Back in the 1980s, hosting the Olympic Games was thought of as a financial and administrative burden to the organizing city and country. This view was confirmed by Montreal's horrendous loss of 692 million in the staging of the 1976 summer Olympics. The 1972 summer Olympics in Munich made a loss of 178 million. However, it was in the 1984 Los Angeles Olympics that the city organizers posted a whopping 215 million in revenues.
The City of London's plan to stage the 2012 Olympics and Paralympics centre will contribute to the regeneration of the Lower Lea Valley around Stratford in the east of the city. The goal of the UK government is to build structures that will be useful even after the Olympics. The key venues would all be located in a 500-acre Olympic precinct to be set in 1,500 acres of parkland stretching from Hackney Marshes to the River Thames. Among the facilities being prepared are as follows: an 80,000-seater Olympic stadium at Marshgate Lane in the heart of the Olympic precinct in Stratford to stage the athletics and opening/closing ceremonies and a 25,000-seater athletics stadium after the games, with a sports training, science and medicine centre. There will be a 20,000-seater aquatic centre which will The centre will contain two 50m swimming pools and a 25m diving pool, staging swimming, diving, synchronized swimming, the water polo finals and the modern pentathlon swimming. A velodrome and BMX track located at the Eastway Sports Centre alongside the existing Eastway cycling circuit for track and BMX cycling can accommodate 6,000 spectators. A multi-sport complex of four indoor sports arenas located at Hackney Wick on the site of the former Hackney Greyhound Stadium to stage basketball, fencing, handball, volleyball and modern pentathlon events. A hockey complex comprising two competition stadiums and one warm-up pitch located alongside the Olympic Village site.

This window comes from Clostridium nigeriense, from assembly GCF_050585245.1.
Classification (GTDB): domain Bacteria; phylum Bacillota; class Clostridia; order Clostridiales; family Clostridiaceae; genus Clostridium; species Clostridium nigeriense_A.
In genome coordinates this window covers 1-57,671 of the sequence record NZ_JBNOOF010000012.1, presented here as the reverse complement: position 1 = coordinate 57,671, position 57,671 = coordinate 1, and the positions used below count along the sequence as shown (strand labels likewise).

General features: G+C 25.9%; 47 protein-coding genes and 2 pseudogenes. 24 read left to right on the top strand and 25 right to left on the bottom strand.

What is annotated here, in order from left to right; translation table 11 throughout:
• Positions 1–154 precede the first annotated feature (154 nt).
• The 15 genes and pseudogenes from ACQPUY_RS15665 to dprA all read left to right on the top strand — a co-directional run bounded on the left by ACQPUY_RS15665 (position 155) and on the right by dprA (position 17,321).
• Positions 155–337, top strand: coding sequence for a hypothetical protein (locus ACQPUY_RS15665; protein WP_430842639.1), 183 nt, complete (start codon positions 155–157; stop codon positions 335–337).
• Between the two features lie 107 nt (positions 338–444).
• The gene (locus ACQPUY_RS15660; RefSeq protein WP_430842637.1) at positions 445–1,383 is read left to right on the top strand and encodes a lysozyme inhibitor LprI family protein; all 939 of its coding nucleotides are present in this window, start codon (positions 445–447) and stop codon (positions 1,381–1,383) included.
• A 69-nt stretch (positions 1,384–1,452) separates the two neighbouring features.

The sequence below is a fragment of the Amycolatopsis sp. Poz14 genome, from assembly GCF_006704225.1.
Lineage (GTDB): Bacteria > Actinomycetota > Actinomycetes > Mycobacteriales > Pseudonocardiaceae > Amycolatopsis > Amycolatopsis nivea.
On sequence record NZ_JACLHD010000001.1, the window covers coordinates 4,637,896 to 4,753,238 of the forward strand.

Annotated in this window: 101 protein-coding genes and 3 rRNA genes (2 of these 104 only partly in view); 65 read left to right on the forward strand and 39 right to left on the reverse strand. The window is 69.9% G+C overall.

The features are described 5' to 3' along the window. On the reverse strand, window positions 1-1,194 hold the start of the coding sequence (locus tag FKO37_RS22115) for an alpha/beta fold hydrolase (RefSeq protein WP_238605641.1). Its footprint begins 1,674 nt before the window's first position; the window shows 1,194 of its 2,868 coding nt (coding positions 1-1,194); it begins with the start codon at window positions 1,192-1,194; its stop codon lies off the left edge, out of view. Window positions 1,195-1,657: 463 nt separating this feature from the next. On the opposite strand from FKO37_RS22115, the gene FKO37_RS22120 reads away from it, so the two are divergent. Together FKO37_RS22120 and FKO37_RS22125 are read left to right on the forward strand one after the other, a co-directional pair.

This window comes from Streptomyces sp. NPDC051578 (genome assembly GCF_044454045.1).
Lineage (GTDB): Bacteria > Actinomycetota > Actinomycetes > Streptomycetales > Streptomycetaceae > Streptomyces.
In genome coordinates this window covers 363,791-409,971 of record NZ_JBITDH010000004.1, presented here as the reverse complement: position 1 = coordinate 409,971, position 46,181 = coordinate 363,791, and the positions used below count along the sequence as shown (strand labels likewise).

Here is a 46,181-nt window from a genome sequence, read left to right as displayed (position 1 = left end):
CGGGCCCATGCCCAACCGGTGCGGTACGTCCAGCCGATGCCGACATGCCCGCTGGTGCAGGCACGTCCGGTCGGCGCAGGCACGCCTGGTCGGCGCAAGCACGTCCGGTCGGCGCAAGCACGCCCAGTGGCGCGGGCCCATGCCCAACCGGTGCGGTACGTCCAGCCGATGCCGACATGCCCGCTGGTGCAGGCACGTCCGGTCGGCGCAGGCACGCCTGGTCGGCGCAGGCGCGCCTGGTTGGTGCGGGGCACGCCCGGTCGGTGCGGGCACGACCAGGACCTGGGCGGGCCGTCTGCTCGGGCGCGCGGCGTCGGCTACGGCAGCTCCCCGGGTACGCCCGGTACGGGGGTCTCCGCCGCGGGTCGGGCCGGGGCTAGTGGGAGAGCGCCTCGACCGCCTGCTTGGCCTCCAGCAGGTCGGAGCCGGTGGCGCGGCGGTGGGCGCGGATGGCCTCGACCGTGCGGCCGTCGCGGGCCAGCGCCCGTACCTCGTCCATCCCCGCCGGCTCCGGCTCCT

Stratford Park will also have the Olympic Park tennis complex for training purposes and Paralympic events. In addition, an Olympic Village accommodating 17,000 beds will be located next to Stratford International Rail Terminal and would become housing after the Games. A media complex less than five minutes' drive from the Olympic stadium, comprising a 65,000 square-metre single-storey International Broadcast Centre and a 45,000 square-metre two-storey Main Press Centre. the south of the Olympic Park Zone would be another cluster of venues on both sides of the River Thames. The plans are designed to fit in with the International Olympic Committee's ideal of a compact Games, with more than half of the events within a 15-minute drive of the Olympic village, itself just three miles from the heart of the capital.
Zevi, et. al., (1957) states that architecture deals with a concrete phenomenon which is entirely different: here, man moving about within the building, studying it from successive points of views, himself creates. Architecture takes into account interior space. Beautiful architecture would then be architecture in which the interior space attracts us, elevates us and dominates us spiritually. Ugly architecture would be that in which the interior space disgusts and repels us.
The establishment of Olympic facilities is helpful to a country particularly when the government authorities decide to shoulder the expenses related to all its activities. Mules and Faulkner's (1996) stressed that the public sector plays a pivotal